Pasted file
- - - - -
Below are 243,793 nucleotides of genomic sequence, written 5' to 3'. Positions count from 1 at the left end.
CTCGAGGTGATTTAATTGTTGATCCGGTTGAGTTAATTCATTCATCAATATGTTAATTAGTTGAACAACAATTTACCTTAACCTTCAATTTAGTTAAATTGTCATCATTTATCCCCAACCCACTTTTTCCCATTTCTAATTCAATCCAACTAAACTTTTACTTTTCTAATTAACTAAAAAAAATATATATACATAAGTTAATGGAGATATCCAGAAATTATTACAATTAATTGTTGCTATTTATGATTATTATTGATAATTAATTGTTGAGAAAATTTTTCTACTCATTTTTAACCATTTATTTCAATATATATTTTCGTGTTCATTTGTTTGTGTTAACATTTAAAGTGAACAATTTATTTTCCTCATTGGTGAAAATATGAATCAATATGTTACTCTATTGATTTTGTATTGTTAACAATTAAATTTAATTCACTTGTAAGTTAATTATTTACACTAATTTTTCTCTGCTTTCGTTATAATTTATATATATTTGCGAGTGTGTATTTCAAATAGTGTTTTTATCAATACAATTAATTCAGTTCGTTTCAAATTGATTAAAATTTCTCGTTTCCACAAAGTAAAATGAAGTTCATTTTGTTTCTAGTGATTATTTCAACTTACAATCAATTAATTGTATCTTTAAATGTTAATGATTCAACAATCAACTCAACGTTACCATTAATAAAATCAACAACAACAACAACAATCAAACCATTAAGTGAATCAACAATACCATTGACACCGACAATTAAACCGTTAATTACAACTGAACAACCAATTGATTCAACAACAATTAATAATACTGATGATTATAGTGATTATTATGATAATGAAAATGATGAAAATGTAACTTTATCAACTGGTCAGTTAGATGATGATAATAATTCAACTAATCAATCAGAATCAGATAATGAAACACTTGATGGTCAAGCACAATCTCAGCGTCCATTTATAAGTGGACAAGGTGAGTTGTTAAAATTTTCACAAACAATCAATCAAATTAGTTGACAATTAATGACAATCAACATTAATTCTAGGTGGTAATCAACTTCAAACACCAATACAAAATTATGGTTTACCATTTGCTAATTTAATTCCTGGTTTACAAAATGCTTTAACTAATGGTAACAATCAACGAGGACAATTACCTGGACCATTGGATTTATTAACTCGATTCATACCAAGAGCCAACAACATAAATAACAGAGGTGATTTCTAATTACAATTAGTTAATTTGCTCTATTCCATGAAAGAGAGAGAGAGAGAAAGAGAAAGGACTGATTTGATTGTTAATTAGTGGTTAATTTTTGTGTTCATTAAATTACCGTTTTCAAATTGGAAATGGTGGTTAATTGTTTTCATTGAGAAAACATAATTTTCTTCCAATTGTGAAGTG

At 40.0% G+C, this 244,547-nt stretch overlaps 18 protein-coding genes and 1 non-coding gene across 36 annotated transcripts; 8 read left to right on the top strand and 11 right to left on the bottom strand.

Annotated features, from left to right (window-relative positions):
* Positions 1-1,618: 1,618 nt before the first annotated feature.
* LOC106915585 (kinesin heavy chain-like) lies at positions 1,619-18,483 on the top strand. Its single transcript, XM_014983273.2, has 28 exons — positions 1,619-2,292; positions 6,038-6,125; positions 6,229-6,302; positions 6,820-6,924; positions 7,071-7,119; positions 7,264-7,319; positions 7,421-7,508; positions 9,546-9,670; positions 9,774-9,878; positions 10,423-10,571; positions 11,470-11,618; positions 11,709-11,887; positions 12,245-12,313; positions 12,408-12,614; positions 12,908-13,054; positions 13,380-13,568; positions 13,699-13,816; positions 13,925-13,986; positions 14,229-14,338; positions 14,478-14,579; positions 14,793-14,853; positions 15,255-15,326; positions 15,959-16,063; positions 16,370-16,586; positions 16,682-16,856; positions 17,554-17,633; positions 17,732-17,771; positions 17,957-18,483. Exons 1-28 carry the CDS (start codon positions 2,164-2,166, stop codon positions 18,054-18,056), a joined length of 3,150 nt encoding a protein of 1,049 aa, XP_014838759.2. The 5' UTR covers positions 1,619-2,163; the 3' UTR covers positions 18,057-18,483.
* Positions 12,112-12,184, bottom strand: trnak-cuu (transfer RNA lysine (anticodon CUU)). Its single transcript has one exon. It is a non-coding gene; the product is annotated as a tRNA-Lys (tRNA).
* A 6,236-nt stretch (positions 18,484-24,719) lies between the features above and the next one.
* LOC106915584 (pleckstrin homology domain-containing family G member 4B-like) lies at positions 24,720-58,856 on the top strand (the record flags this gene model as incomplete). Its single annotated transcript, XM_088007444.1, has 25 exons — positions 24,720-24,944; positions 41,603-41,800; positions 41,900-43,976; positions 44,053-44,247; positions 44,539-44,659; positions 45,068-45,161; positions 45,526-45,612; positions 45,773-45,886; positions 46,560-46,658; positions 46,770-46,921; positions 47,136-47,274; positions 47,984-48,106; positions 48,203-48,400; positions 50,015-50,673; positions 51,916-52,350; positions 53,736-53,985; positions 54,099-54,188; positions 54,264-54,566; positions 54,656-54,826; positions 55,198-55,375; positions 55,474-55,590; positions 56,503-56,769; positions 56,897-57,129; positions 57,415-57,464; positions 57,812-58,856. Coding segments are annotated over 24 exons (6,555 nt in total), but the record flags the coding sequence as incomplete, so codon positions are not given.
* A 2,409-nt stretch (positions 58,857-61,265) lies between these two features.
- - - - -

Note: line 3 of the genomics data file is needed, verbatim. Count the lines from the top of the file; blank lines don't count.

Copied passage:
At 40.0% G+C, this 244,547-nt stretch overlaps 18 protein-coding genes and 1 non-coding gene across 36 annotated transcripts; 8 read left to right on the top strand and 11 right to left on the bottom strand.